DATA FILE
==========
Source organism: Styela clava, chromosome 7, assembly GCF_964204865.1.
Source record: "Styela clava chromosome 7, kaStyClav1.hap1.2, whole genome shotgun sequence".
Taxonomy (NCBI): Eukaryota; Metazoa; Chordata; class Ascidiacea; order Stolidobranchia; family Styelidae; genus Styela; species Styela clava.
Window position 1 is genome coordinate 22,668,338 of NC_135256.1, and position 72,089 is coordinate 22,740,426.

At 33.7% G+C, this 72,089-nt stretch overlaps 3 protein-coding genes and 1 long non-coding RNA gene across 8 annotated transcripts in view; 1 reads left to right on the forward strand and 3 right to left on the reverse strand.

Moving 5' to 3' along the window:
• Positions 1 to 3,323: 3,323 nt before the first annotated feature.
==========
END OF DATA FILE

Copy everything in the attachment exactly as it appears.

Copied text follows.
Source organism: Styela clava, chromosome 7, assembly GCF_964204865.1.
Source record: "Styela clava chromosome 7, kaStyClav1.hap1.2, whole genome shotgun sequence".
Taxonomy (NCBI): Eukaryota; Metazoa; Chordata; class Ascidiacea; order Stolidobranchia; family Styelidae; genus Styela; species Styela clava.
Window position 1 is genome coordinate 22,668,338 of NC_135256.1, and position 72,089 is coordinate 22,740,426.

At 33.7% G+C, this 72,089-nt stretch overlaps 3 protein-coding genes and 1 long non-coding RNA gene across 8 annotated transcripts in view; 1 reads left to right on the forward strand and 3 right to left on the reverse strand.

Moving 5' to 3' along the window:
• Positions 1 to 3,323: 3,323 nt before the first annotated feature.